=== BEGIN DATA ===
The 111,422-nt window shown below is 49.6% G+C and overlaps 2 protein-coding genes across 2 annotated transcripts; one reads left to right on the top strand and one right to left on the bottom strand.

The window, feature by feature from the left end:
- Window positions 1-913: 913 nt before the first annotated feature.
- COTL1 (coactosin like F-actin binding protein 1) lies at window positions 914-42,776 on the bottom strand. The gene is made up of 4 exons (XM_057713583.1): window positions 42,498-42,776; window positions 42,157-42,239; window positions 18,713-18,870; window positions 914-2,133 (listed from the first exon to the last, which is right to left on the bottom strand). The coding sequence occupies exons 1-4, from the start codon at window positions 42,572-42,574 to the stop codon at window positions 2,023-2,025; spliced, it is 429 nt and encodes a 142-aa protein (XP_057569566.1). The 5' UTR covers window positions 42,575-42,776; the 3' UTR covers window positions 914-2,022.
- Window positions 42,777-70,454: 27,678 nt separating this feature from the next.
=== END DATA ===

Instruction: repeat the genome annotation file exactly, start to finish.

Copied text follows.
The 111,422-nt window shown below is 49.6% G+C and overlaps 2 protein-coding genes across 2 annotated transcripts; one reads left to right on the top strand and one right to left on the bottom strand.

The window, feature by feature from the left end:
- Window positions 1-913: 913 nt before the first annotated feature.
- COTL1 (coactosin like F-actin binding protein 1) lies at window positions 914-42,776 on the bottom strand. The gene is made up of 4 exons (XM_057713583.1): window positions 42,498-42,776; window positions 42,157-42,239; window positions 18,713-18,870; window positions 914-2,133 (listed from the first exon to the last, which is right to left on the bottom strand). The coding sequence occupies exons 1-4, from the start codon at window positions 42,572-42,574 to the stop codon at window positions 2,023-2,025; spliced, it is 429 nt and encodes a 142-aa protein (XP_057569566.1). The 5' UTR covers window positions 42,575-42,776; the 3' UTR covers window positions 914-2,022.
- Window positions 42,777-70,454: 27,678 nt separating this feature from the next.